As of 5 January 2023, large and listed companies in the EU must align with the Corporate Sustainability Reporting Directive (CSRD). The new directive updates business requirements for reporting on social and environmental information. We’ve highlighted the need-to-know information for businesses in our latest guide.
What are the new CSRD reporting rules?
The EU Corporate Sustainability Reporting Directive (CSRD) is a new regulatory framework introduced by the European Union to enhance corporate sustainability reporting. The CSRD replaces the existing Non-Financial Reporting Directive (NFRD) and aims to improve the quality, consistency, and comparability of sustainability information disclosed by companies.
Under the CSRD, large and listed companies (apart from listed micro-enterprises) will be required to report on a broader range of sustainability-related matters, including environmental, social, and governance (ESG) factors. The directive sets out detailed rules for reporting, including mandatory disclosure of specific sustainability indicators and reporting on sustainability policies, risks, and targets. The new framework also aims to create a culture of transparency regarding the impact of companies on people and the environment.
What kind of businesses does the CSRD apply to?
The CSRD greatly expands the number of companies that are within the realm of the EU’s ESG reporting schemes as well as the detail that needs to be reported. It covers all large companies, including listed companies, credit institutions, and insurance undertakings:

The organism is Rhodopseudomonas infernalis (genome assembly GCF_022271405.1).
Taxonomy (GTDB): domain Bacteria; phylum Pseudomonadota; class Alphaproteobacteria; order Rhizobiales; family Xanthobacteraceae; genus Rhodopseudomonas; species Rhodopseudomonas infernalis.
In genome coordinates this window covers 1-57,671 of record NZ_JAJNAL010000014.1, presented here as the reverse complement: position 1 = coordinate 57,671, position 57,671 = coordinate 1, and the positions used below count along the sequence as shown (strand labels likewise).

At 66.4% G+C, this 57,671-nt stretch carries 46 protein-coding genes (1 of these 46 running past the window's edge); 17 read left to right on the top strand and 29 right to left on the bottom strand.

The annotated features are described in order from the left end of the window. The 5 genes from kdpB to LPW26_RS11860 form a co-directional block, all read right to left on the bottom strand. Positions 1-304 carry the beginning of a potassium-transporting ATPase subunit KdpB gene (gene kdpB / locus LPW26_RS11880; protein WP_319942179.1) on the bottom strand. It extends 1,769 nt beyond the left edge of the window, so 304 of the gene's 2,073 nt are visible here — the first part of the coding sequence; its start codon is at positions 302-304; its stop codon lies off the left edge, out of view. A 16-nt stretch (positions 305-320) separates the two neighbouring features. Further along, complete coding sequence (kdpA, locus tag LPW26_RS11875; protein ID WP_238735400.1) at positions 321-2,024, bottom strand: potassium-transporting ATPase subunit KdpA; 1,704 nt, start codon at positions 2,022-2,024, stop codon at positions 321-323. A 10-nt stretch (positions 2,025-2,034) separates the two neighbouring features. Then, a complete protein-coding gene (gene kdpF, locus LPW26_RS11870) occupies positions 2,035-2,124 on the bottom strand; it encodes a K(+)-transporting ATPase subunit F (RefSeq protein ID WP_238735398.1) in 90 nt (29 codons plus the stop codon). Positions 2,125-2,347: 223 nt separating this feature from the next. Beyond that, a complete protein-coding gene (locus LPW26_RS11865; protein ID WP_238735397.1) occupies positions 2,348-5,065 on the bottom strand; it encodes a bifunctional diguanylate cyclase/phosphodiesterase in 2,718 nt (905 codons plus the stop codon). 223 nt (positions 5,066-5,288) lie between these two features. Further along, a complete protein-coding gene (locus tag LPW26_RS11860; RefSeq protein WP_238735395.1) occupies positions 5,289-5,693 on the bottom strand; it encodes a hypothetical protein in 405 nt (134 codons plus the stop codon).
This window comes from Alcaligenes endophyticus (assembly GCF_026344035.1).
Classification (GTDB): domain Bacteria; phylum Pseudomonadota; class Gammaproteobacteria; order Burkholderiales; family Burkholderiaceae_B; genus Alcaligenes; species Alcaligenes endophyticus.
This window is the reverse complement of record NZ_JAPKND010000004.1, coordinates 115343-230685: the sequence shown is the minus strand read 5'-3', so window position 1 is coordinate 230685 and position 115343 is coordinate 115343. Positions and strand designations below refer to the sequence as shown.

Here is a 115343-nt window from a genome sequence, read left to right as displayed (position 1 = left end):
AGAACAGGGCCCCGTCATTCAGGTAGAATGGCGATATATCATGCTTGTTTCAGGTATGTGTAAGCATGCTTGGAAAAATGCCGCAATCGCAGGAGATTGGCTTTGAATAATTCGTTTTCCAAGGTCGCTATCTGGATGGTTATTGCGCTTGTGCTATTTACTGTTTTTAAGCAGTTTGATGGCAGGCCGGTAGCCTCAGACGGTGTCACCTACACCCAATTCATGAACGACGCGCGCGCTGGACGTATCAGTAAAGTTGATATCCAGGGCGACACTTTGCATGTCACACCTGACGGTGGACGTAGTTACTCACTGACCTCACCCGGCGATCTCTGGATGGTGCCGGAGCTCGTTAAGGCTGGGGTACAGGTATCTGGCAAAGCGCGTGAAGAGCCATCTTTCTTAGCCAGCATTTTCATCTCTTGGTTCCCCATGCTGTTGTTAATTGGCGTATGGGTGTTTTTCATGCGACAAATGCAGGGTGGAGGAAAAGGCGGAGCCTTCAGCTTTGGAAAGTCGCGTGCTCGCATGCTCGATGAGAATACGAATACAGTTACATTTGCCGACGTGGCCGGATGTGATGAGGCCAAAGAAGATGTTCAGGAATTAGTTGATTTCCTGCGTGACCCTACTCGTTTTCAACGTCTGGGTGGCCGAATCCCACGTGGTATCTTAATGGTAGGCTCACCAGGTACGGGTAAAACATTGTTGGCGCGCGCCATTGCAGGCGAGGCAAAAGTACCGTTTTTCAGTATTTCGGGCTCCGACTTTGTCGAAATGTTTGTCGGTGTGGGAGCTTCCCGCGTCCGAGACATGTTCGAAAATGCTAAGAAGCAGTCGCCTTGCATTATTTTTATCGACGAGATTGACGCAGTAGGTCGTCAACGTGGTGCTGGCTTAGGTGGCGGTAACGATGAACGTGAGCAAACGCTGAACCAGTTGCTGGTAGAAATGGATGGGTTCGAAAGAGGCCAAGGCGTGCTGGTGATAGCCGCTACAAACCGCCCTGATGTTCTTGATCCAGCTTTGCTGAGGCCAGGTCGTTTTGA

- Large EU company with a net turnover greater than €40m or number of employees in a financial year greater than 250
- EU Parent of large groups or listings
- Public interest undertakings (including SMEs)
Any companies already subject to the NFRD must also comply with the new directive.
Additionally, certain public-interest entities (PIEs) such as banks, insurance companies, and listed companies will also fall under the scope of the directive. The CSRD is expected to cover around 49,000 companies within the EU, which is a big leap compared to the roughly 12,000 previously reporting to the NFRD.
Does the CSRD apply to UK businesses even though we aren’t in the EU?
The CSRD only applies to non-EU companies if they have at least one subsidiary or branch in the EU and are generating a net turnover of more that €150m in two consecutive financial years, and also either:
- have an EU subsidiary that is a large undertaking or public interest entity, or
- have a branch in the EU that generated €40 million net turnover in the preceding financial year
What do companies need to report?
Companies covered by the CSRD will need to report according to the European Sustainability Reporting Standards (ESRS), which are set to be confirmed by June 2023. Companies can expect to report on more ESG standards, double materiality, and value chain. Company and sector-specific standards are expected to follow in coming years.
When will reporting start?
The CSRD will be phased in gradually. Companies already required to report under the NFRD will have to start reporting in January 2024, with other large EU companies outside of the NFRD starting to report in January 2025. SME public interest entities are predicted to start reporting in January 2026. The specific reporting deadlines will depend on the company’s financial year-end, but it is essential for companies to start preparing for compliance well in advance to ensure a smooth transition.
The CSRD is set to massively impact ESG reporting for applicable businesses in the EU – don’t wait to prepare for the directive’s standards. Get in touch with our experts at Sustainable Energy First so your organisation will be ready the new reporting directive.